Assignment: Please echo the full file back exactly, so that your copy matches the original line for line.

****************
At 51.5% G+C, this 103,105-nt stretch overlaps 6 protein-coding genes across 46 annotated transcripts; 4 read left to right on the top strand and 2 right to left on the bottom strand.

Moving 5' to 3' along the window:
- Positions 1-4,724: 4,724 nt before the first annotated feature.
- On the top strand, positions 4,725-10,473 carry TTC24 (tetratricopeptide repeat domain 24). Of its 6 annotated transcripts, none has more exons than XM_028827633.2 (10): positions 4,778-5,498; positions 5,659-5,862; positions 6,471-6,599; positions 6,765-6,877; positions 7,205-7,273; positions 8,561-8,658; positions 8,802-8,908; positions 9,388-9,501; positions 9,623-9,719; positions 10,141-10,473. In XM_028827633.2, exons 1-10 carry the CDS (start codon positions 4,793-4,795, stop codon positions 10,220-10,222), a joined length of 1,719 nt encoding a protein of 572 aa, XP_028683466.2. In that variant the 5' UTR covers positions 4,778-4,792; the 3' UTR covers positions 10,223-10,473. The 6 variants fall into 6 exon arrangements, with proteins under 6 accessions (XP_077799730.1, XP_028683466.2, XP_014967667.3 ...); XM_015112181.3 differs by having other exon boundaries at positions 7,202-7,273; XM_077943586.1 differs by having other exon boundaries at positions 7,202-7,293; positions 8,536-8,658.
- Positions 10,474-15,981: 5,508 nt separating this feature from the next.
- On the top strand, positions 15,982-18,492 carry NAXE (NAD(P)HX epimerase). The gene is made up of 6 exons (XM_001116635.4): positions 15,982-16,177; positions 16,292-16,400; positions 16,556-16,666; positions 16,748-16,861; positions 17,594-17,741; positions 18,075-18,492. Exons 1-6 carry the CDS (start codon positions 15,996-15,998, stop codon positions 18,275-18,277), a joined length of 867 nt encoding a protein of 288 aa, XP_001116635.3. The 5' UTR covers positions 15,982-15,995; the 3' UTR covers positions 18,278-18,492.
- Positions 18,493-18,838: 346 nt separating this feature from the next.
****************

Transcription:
At 51.5% G+C, this 103,105-nt stretch overlaps 6 protein-coding genes across 46 annotated transcripts; 4 read left to right on the top strand and 2 right to left on the bottom strand.

Moving 5' to 3' along the window:
- Positions 1-4,724: 4,724 nt before the first annotated feature.
- On the top strand, positions 4,725-10,473 carry TTC24 (tetratricopeptide repeat domain 24). Of its 6 annotated transcripts, none has more exons than XM_028827633.2 (10): positions 4,778-5,498; positions 5,659-5,862; positions 6,471-6,599; positions 6,765-6,877; positions 7,205-7,273; positions 8,561-8,658; positions 8,802-8,908; positions 9,388-9,501; positions 9,623-9,719; positions 10,141-10,473. In XM_028827633.2, exons 1-10 carry the CDS (start codon positions 4,793-4,795, stop codon positions 10,220-10,222), a joined length of 1,719 nt encoding a protein of 572 aa, XP_028683466.2. In that variant the 5' UTR covers positions 4,778-4,792; the 3' UTR covers positions 10,223-10,473. The 6 variants fall into 6 exon arrangements, with proteins under 6 accessions (XP_077799730.1, XP_028683466.2, XP_014967667.3 ...); XM_015112181.3 differs by having other exon boundaries at positions 7,202-7,273; XM_077943586.1 differs by having other exon boundaries at positions 7,202-7,293; positions 8,536-8,658.
- Positions 10,474-15,981: 5,508 nt separating this feature from the next.
- On the top strand, positions 15,982-18,492 carry NAXE (NAD(P)HX epimerase). The gene is made up of 6 exons (XM_001116635.4): positions 15,982-16,177; positions 16,292-16,400; positions 16,556-16,666; positions 16,748-16,861; positions 17,594-17,741; positions 18,075-18,492. Exons 1-6 carry the CDS (start codon positions 15,996-15,998, stop codon positions 18,275-18,277), a joined length of 867 nt encoding a protein of 288 aa, XP_001116635.3. The 5' UTR covers positions 15,982-15,995; the 3' UTR covers positions 18,278-18,492.
- Positions 18,493-18,838: 346 nt separating this feature from the next.